Fig. 1 My Google search History – last 24 hours.
Responding to an activity in the Future Learn open, MOOC from Web Sciences and the University of Southampton.
I use an iPhone, iPad, iMac and mini Mac. Nuts I know, but rotate or mix between them all across 24 hours depending where I am.
Due to current family hiatus something is always on so that whether it is a text message, Facebook message or email I can respond. Births, marriages and death are real and current reasons to feel that the private tendrils of connectivity are vital and vibrant, indeed with immediate family ages 6 to 87 all but a couple probably have a smart device in their pocket or at their fingertips as I type. Locations: all four corners of the UK, Cape Town, California and New Zealand. Sharing this and other FutureLearn programmes with some of them (10 nephews and nieces, three siblings, in-laws, step-parents and cousins).
What kind of sites do you visit most?
In the last 24 hours I have found, researched, priced and purchased a car. Vital as for family reasons we are going to be spending a good deal of time split between more than one household – not far in global terms or even for many living say in North America, but 137 miles with the M25 in between is a distance that can either take 2 ½ hours to cover of 4 or 5 hours.
Two days ago I posted a ‘Tutor Marked Assignment’ to the Open University module I am doing, aptly called The networked practitioner.
With that deadline met I have space to do other things. This includes, and it is not recognised here, is a regular two to three hours reading and note taking for a Masters degree in History. This traditional distance course is all books, reading and a monthly face-to-face day of lectures, seminars and tutorial – not having any, or much, online existence it is in e-learning and in 21st century terms ‘dead in the digital ocean of Web 2.0 learning’.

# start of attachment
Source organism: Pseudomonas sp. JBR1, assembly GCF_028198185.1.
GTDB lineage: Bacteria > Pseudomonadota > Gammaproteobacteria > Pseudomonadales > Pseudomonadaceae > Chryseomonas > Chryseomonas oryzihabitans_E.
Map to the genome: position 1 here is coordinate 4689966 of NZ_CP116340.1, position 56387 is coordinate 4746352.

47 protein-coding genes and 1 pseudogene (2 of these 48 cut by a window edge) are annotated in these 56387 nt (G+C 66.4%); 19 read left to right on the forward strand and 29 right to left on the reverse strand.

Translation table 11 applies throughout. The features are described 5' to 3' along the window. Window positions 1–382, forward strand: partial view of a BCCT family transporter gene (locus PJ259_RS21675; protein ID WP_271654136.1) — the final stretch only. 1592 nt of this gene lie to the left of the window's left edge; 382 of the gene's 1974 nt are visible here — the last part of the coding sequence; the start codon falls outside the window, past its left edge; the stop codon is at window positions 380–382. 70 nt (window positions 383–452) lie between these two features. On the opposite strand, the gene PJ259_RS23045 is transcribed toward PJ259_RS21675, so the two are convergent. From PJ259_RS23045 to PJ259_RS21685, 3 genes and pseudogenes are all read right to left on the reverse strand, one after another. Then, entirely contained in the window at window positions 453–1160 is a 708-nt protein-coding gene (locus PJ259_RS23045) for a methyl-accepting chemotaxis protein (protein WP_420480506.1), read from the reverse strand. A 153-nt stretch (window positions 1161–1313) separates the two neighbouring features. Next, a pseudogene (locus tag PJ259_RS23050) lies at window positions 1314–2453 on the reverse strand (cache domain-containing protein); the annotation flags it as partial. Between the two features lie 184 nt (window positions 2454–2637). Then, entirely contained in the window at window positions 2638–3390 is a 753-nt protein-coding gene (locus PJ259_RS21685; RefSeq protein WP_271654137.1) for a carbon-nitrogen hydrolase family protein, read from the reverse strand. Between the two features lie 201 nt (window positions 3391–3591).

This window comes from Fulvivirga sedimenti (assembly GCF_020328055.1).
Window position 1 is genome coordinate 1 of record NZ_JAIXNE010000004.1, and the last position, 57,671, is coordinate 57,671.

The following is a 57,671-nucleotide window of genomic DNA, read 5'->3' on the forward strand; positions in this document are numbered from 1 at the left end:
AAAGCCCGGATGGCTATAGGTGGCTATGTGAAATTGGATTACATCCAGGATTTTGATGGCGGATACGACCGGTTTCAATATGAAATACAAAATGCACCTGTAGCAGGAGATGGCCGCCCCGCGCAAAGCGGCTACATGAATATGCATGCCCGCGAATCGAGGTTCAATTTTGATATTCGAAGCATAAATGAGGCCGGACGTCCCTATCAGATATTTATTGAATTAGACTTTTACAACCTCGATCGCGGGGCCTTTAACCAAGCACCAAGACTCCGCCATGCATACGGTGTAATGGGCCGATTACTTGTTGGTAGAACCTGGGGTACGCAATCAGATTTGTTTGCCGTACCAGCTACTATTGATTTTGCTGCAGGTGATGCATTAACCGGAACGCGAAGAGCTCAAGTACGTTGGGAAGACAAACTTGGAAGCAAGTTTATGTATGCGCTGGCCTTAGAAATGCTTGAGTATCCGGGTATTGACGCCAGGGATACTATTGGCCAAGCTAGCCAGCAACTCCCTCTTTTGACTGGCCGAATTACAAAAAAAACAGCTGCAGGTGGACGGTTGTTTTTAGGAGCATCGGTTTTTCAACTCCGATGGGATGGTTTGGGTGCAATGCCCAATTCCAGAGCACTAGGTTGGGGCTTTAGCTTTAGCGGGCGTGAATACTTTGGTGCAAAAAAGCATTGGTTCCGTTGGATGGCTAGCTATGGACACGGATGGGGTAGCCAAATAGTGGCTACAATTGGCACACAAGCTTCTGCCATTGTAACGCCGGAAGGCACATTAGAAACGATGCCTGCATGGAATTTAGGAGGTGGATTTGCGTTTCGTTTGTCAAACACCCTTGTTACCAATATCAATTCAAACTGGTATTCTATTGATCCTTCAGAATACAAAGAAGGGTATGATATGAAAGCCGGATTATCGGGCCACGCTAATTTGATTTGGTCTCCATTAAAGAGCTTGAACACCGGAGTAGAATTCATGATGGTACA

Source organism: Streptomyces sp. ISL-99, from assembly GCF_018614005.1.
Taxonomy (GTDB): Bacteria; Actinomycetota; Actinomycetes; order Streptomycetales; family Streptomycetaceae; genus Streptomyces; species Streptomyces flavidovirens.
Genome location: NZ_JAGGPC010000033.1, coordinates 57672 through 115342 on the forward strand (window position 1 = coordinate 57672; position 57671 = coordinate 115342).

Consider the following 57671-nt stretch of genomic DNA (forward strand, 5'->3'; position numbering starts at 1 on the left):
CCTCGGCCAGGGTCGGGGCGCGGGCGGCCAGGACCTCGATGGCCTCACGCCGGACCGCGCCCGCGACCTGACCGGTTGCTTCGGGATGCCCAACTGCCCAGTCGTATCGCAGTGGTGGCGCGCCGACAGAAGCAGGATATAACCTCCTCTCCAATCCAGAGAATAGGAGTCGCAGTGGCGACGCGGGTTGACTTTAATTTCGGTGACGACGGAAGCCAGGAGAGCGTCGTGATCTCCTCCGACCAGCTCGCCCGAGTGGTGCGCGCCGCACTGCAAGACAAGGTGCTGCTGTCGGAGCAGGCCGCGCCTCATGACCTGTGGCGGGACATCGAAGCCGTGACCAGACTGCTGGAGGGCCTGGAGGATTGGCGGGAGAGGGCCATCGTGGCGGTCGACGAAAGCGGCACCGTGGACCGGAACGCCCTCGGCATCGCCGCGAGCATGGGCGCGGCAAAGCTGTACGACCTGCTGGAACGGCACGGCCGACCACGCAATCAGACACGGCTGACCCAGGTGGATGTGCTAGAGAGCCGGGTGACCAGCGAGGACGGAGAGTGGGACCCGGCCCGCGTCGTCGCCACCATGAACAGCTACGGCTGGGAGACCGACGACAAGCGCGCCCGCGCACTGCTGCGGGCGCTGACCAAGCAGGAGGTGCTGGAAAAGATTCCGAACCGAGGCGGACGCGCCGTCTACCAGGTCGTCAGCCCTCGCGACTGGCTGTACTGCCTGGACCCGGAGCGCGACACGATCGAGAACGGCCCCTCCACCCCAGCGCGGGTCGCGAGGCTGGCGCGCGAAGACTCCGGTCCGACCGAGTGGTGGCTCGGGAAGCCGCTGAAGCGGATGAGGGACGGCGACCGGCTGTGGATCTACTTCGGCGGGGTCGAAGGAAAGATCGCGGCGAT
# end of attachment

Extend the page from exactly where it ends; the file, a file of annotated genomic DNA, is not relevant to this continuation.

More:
I have blogged since 1999 and in WordPress since 2007. The blog is many things: an e-portfolio, a niche social network, a platform for my current and sometimes considered thinking on a range of topics which currently include, in a blog each: e-learning, and the First World War – with previous content on creative writing, parenting, swim coaching – even books of condolences when a colleague has passed away, and ditto for my own parents.
What kinds of service do they provide you?
This snapshot shows how I use Which? online to make a purchase decision, then use online banking to manage funds, and to check and purchase, in this case, car insurance. I blog niche topics, no longer a journal as such though I kept a diary for a couple of decades. If I took that up again it would be forever ink on paper to avoid the risk of content being stored and thus made available to anyone forever. I live online, learning online but also active in social network, more professionally in LinkedIn groups, less so in Google hangouts and strictly for immediate family and friends on Facebook.
Recently, having been an e-learning evangelist and purist I am happily returning to reading books and taking notes – though my preference is to have the eBook for all the tricks and habits I have developed highlighting, grabbing, bookmarking, sharing and noting stuff as I read. I will photo printed pages to mash-up and annotate rather than mark the printed page.
What interests of yours and what areas of your life is the Web involved in, or not involved in?
Over a decade ago a small band of us debated privacy and presence online and opted for considerable exposure – in those innocent days testing the water of spilling the contents of our brains to each other, to strangers, felt revolutionary and ahead of the curve. Though this ‘behaviour’ has changed I continue to blog continuously, and to join in multiple forums as my approach to learning, like language learning, is to immerse yourself in it. Given a background in TV and video production my ‘moving image’ pressence has been limited to excerpts from professional work. I feel I will be embracing DIY production once more iminently – a tough adjustment as I came through the production ranks nearly three decades ago learning the practicalities of video shooting and editing and coming to rely on others to do this rather than as I did in the earliest part of my career doing it all myself. We live in a DIY ‘user generated’ culture were authenticity means you shot and edited the content yourself. All that I need to refresh or learn can be found online, much of it for free.
Academically I am venturing towards academia as an observer of how others behave because of what the Web affords, though my inclination as a ‘doer’ and participant might simply see my blogging turning into a broadcast – I have a drama-reconstruction project related to the First World War ‘in development’.